Is Pope Benedict XVI a political activist, an agitator for left-wing or right-wing issues? Rohan Sullivan of The Associated Press seems to think so. In his story about the Pope's opening address at World Youth Day, Sullivan portrayed Benedict in strictly political terms, focusing primarily on his remarks about the importance of protecting the environment:
The world's natural resources are being squandered in the pursuit of "insatiable consumption," Pope Benedict XVI said Thursday in a speech urging followers to care more for the environment and reconnect with the principle of peace.
Benedict, speaking to more than 200,000 pilgrims gathered for the Roman Catholic church's youth festival, expanded on a theme that has led him to be dubbed "the green pope."
The crowd, massed on a disused wharf in Australia's largest city, regularly erupted in cheers that gave the event the feel of a sporting event.
"Some of you come from island nations whose very existence is threatened by rising water levels; others from nations suffering the effects of devastating drought," the pope said, referring to global warming.
He noted that during his more than 20-hour flight from Rome to Sydney he had a bird's eye view of a vast swath of the world that inspired awe and introspection.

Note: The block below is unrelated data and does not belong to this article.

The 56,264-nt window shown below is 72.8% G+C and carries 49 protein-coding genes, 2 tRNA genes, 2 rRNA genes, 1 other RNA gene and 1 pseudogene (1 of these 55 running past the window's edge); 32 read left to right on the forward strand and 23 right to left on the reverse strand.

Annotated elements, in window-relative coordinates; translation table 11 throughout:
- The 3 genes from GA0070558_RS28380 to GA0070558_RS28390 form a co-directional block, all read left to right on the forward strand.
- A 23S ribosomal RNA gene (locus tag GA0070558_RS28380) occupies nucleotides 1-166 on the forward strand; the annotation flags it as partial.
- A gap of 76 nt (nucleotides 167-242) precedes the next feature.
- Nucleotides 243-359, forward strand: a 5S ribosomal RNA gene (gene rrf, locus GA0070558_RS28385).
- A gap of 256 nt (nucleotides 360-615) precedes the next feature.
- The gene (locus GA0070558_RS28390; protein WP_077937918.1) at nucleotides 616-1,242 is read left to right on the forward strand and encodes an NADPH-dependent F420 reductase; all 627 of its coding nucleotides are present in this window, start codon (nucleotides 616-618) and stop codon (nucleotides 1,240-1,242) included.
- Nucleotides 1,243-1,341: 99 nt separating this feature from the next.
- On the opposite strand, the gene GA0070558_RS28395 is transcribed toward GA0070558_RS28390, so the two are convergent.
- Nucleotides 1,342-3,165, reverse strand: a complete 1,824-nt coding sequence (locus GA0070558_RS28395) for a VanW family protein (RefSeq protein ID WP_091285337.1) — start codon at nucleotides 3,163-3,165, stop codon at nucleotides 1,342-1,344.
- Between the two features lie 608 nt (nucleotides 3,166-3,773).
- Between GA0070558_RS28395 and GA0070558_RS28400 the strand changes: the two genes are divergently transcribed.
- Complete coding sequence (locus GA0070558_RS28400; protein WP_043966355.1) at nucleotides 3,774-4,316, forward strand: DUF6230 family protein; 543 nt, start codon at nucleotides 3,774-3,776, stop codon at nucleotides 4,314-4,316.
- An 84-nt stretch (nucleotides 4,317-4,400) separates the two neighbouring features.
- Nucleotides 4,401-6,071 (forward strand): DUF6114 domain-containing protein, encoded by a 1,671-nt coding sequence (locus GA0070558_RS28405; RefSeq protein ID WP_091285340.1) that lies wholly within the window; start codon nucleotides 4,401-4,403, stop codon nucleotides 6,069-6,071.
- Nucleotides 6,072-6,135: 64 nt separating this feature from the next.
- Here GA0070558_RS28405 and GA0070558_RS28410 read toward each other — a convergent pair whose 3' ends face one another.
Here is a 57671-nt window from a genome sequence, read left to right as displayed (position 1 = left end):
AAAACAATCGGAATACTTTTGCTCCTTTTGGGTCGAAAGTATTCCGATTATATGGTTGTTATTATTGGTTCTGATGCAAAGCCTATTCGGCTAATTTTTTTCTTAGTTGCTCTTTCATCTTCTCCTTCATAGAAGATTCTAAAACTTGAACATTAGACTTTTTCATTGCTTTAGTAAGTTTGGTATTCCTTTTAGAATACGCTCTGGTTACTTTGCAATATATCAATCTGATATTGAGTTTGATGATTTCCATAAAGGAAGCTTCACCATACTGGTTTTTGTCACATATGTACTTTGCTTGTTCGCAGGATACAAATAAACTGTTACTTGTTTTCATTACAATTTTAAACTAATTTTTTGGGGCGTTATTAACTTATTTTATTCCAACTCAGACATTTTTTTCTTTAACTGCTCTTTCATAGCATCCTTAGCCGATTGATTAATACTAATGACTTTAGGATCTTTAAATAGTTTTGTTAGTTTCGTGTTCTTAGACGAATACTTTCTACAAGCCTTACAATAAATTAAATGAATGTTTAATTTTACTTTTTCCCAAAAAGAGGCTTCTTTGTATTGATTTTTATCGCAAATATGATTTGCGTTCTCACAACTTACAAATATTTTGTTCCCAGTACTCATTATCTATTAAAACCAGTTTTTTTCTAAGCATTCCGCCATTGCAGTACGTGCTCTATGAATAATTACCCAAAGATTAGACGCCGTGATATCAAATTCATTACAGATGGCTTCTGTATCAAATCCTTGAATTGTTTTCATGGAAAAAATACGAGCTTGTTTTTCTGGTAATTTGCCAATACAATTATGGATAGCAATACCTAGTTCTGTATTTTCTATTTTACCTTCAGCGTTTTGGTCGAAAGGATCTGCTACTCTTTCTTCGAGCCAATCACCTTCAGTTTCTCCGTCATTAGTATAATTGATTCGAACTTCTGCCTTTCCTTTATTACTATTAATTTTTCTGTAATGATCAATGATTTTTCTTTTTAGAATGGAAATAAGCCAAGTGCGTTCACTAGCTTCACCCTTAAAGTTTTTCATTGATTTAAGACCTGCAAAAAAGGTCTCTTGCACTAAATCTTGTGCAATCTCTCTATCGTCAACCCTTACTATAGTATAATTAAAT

"Perhaps reluctantly we come to acknowledge that there are also scars which mark the surface of our earth: erosion, deforestation, the squandering of the world's mineral and ocean resources in order to fuel an insatiable consumption," he said.
It is true that Benedict stressed the importance of protecting the environment. It is also true that the Pope hit the environmental theme more in this address than any speeches he gave, say, during his visit this spring to the United States. So it's natural and right for Sullivan to play up this angle.
Yet like Padraig Collin's story for Irish Times, the rest of the AP story leaves a misleading impression: the Pope's address was primarily about the environment or his praise for the Australian government's apology to aborigines. It wasn't.
Of the speech's 24 paragraphs, 22 had little or nothing to do with the environment. These paragraphs were primarily theological and spiritual. Benedict warned of the dangers of relativism and secularism and extolled the virtues of Christian witness and charity. This should be no surprise. He is, after all, called His Holiness and Holy Father.
Not all of the stories about Benedict's opening address were off the mark. Ed Johnson of Bloomberg News focused on the spiritual and religious nature of the pope's remarks:
Pope Benedict XVI greeted tens of thousands of pilgrims gathered in Sydney for the largest youth festival in the world and declared the five-day celebration of faith a sign of the Catholic Church's vitality.
``Standing before me I see a vibrant image of the universal church,'' the 81-year-old pontiff told 140,000 pilgrims at Sydney Harbour's Barangaroo wharf today. ``The variety of nations and cultures from which you hail shows that indeed Christ's good news is for everyone.''
This post is not meant to be too scolding. I understand why Sullivan latched on to the environmental theme: it was news in a way that Benedict's remarks about relativism and secularism were not. But when reporters focus only on politics, as they did with Fr. Michael Pfleger, they make a categorical error.